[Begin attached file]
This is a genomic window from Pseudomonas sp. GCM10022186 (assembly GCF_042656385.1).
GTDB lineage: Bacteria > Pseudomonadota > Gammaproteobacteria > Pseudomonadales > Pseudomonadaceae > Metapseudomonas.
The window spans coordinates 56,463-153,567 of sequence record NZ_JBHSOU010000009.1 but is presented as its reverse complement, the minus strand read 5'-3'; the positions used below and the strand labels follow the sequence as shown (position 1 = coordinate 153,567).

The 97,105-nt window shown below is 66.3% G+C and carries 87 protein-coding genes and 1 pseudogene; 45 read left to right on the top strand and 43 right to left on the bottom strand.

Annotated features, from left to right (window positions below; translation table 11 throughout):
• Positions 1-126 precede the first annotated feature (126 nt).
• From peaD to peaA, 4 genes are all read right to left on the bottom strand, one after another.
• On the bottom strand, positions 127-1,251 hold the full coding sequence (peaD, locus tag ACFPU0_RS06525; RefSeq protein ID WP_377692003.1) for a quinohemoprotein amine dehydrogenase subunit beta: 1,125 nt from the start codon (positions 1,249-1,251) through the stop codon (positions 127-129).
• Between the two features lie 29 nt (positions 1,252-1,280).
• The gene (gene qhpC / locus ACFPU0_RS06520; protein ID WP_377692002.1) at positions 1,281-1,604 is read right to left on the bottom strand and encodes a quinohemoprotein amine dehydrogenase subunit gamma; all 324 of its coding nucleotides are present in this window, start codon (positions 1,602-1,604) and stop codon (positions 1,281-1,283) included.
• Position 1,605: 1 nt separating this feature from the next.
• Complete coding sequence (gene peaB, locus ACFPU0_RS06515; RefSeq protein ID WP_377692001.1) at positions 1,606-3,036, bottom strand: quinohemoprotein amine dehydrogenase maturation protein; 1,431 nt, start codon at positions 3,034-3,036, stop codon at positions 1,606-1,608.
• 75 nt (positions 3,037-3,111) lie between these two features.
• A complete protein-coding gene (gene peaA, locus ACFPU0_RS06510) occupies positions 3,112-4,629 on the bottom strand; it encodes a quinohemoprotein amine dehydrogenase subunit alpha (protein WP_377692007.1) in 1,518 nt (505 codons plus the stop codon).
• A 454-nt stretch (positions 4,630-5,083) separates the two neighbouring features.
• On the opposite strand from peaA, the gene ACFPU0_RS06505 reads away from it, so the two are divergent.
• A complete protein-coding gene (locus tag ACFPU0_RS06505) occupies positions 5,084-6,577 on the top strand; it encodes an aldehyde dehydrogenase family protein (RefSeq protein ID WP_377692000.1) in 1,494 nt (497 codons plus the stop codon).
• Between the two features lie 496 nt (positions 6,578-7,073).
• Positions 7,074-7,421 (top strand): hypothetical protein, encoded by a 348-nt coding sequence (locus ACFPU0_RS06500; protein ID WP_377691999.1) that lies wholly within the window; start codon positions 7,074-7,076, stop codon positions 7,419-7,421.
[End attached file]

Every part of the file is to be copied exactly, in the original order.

This is a genomic window from Pseudomonas sp. GCM10022186 (assembly GCF_042656385.1).
GTDB lineage: Bacteria > Pseudomonadota > Gammaproteobacteria > Pseudomonadales > Pseudomonadaceae > Metapseudomonas.
The window spans coordinates 56,463-153,567 of sequence record NZ_JBHSOU010000009.1 but is presented as its reverse complement, the minus strand read 5'-3'; the positions used below and the strand labels follow the sequence as shown (position 1 = coordinate 153,567).

The 97,105-nt window shown below is 66.3% G+C and carries 87 protein-coding genes and 1 pseudogene; 45 read left to right on the top strand and 43 right to left on the bottom strand.

Annotated features, from left to right (window positions below; translation table 11 throughout):
• Positions 1-126 precede the first annotated feature (126 nt).
• From peaD to peaA, 4 genes are all read right to left on the bottom strand, one after another.
• On the bottom strand, positions 127-1,251 hold the full coding sequence (peaD, locus tag ACFPU0_RS06525; RefSeq protein ID WP_377692003.1) for a quinohemoprotein amine dehydrogenase subunit beta: 1,125 nt from the start codon (positions 1,249-1,251) through the stop codon (positions 127-129).
• Between the two features lie 29 nt (positions 1,252-1,280).
• The gene (gene qhpC / locus ACFPU0_RS06520; protein ID WP_377692002.1) at positions 1,281-1,604 is read right to left on the bottom strand and encodes a quinohemoprotein amine dehydrogenase subunit gamma; all 324 of its coding nucleotides are present in this window, start codon (positions 1,602-1,604) and stop codon (positions 1,281-1,283) included.
• Position 1,605: 1 nt separating this feature from the next.
• Complete coding sequence (gene peaB, locus ACFPU0_RS06515; RefSeq protein ID WP_377692001.1) at positions 1,606-3,036, bottom strand: quinohemoprotein amine dehydrogenase maturation protein; 1,431 nt, start codon at positions 3,034-3,036, stop codon at positions 1,606-1,608.
• 75 nt (positions 3,037-3,111) lie between these two features.
• A complete protein-coding gene (gene peaA, locus ACFPU0_RS06510) occupies positions 3,112-4,629 on the bottom strand; it encodes a quinohemoprotein amine dehydrogenase subunit alpha (protein WP_377692007.1) in 1,518 nt (505 codons plus the stop codon).
• A 454-nt stretch (positions 4,630-5,083) separates the two neighbouring features.
• On the opposite strand from peaA, the gene ACFPU0_RS06505 reads away from it, so the two are divergent.
• A complete protein-coding gene (locus tag ACFPU0_RS06505) occupies positions 5,084-6,577 on the top strand; it encodes an aldehyde dehydrogenase family protein (RefSeq protein ID WP_377692000.1) in 1,494 nt (497 codons plus the stop codon).
• Between the two features lie 496 nt (positions 6,578-7,073).
• Positions 7,074-7,421 (top strand): hypothetical protein, encoded by a 348-nt coding sequence (locus ACFPU0_RS06500; protein ID WP_377691999.1) that lies wholly within the window; start codon positions 7,074-7,076, stop codon positions 7,419-7,421.